5 Steps to Begin Preparations for Flood SeasonPosted on Wednesday, March 4th, 2020 by Affinis Corp
In Federal Services, Stormwater, tagged in Tags: flood season, levee operators, levees
Though it can vary from year to year, flood season typically begins in April and runs through the end of July. This year, we are anticipating above average snow melt. Currently, the mountain snowpack is slightly above average.
The United States Army Corps of Engineers (USACE) is working to provide additional reservoir storage in the Missouri main stem dams by more than doubling the average releases out of Gavins Point Dam. Starting February 28th, USACE will be increasing Gavins Point releases to 41,000 cfs for at least the next 3 weeks (17,000 cfs is average for February.). Based on current soil moisture conditions, current plains and mountain snowpack, and long-term temperature and precipitation outlooks, the 2020 calendar year runoff forecast is 36.3 MAF above Sioux City, Iowa, 141 percent of average. As a comparison, the 2019 calendar year runoff was 60.9 MAF.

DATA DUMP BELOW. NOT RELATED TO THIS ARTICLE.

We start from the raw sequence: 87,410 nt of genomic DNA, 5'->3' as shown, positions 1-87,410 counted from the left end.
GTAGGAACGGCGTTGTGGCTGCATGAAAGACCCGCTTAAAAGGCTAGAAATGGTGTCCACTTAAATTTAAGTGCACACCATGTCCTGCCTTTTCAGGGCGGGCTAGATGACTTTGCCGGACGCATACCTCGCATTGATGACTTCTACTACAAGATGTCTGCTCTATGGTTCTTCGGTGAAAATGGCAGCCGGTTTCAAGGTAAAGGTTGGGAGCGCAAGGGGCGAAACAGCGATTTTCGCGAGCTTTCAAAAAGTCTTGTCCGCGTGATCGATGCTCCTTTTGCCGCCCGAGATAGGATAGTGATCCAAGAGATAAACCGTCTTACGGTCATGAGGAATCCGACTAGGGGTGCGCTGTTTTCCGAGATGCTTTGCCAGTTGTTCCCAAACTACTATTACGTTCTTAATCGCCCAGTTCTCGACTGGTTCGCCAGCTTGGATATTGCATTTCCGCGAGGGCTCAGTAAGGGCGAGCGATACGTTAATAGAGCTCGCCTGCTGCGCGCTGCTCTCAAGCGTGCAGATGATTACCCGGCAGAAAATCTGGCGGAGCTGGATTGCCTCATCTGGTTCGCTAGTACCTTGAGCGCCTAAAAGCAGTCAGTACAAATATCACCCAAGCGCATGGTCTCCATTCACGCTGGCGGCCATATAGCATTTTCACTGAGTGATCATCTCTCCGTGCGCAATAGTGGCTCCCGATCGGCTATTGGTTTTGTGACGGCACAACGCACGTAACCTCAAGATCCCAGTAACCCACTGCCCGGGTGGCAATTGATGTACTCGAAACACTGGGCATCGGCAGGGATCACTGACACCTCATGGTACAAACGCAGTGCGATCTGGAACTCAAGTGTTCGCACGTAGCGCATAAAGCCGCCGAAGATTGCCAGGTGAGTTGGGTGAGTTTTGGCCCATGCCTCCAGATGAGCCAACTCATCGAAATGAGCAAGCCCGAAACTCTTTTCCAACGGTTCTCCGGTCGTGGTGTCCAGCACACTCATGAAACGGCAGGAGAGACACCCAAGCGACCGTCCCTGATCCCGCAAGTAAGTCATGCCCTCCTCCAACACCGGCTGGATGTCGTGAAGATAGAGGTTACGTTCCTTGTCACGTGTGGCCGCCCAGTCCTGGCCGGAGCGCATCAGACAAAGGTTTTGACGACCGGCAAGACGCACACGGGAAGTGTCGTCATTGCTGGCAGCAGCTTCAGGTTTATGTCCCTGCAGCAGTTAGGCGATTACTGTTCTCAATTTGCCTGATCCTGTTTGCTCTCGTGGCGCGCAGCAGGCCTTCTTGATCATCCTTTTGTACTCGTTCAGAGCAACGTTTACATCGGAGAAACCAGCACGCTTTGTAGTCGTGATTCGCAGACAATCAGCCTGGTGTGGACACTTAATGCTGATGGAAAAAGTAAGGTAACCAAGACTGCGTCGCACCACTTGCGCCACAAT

To prepare, we recommend levee operators take these steps now:
- Review their flood fight plan.
- Update their contact lists.
- Meet with all the flood fight stakeholders to make certain each one knows his or her responsibilities.
- Train any new team members.
- Take an inventory of the resources needed.
Throughout flood season, it’s important to:
- Understand which water elevations trigger the levee’s emergency action plan.
- Stay on top of weather forecasts, particularly how much water is anticipated and how that impacts elevations.
- Know how much time it will take to implement a response.
- Make sure everyone involved with flood fighting understands their responsibilities, as well as what prompts them to act.
- Determine who has the resources they’ll be activating. For example, they need to know who they should work with for road closures and/or evacuations.
Taking these measures protects communities. A well-executed flood fight plan can save lives and businesses. Learn more about levees here and here.